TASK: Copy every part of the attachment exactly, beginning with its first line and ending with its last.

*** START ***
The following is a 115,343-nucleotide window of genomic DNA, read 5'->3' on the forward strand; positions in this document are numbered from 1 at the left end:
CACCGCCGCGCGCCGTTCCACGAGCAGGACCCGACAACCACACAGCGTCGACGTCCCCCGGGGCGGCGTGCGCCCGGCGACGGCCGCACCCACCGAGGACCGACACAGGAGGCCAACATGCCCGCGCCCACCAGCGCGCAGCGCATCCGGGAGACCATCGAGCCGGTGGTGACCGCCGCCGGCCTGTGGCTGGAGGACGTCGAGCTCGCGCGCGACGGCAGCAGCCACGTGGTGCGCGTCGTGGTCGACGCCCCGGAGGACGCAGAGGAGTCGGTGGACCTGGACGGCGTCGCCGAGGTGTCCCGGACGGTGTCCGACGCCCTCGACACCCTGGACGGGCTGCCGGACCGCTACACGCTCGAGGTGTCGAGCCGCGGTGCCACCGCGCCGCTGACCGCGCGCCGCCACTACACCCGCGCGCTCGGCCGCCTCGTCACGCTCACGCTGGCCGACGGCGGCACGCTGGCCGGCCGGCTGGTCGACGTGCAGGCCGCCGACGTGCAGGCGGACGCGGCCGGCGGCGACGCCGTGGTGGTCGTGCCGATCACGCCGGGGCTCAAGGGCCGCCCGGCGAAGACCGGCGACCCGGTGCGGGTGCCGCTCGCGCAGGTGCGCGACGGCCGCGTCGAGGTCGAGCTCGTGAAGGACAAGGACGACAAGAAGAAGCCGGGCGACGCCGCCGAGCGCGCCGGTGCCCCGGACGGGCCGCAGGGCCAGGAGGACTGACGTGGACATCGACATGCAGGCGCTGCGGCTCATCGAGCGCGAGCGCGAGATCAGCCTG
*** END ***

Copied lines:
The following is a 115,343-nucleotide window of genomic DNA, read 5'->3' on the forward strand; positions in this document are numbered from 1 at the left end:
CACCGCCGCGCGCCGTTCCACGAGCAGGACCCGACAACCACACAGCGTCGACGTCCCCCGGGGCGGCGTGCGCCCGGCGACGGCCGCACCCACCGAGGACCGACACAGGAGGCCAACATGCCCGCGCCCACCAGCGCGCAGCGCATCCGGGAGACCATCGAGCCGGTGGTGACCGCCGCCGGCCTGTGGCTGGAGGACGTCGAGCTCGCGCGCGACGGCAGCAGCCACGTGGTGCGCGTCGTGGTCGACGCCCCGGAGGACGCAGAGGAGTCGGTGGACCTGGACGGCGTCGCCGAGGTGTCCCGGACGGTGTCCGACGCCCTCGACACCCTGGACGGGCTGCCGGACCGCTACACGCTCGAGGTGTCGAGCCGCGGTGCCACCGCGCCGCTGACCGCGCGCCGCCACTACACCCGCGCGCTCGGCCGCCTCGTCACGCTCACGCTGGCCGACGGCGGCACGCTGGCCGGCCGGCTGGTCGACGTGCAGGCCGCCGACGTGCAGGCGGACGCGGCCGGCGGCGACGCCGTGGTGGTCGTGCCGATCACGCCGGGGCTCAAGGGCCGCCCGGCGAAGACCGGCGACCCGGTGCGGGTGCCGCTCGCGCAGGTGCGCGACGGCCGCGTCGAGGTCGAGCTCGTGAAGGACAAGGACGACAAGAAGAAGCCGGGCGACGCCGCCGAGCGCGCCGGTGCCCCGGACGGGCCGCAGGGCCAGGAGGACTGACGTGGACATCGACATGCAGGCGCTGCGGCTCATCGAGCGCGAGCGCGAGATCAGCCTG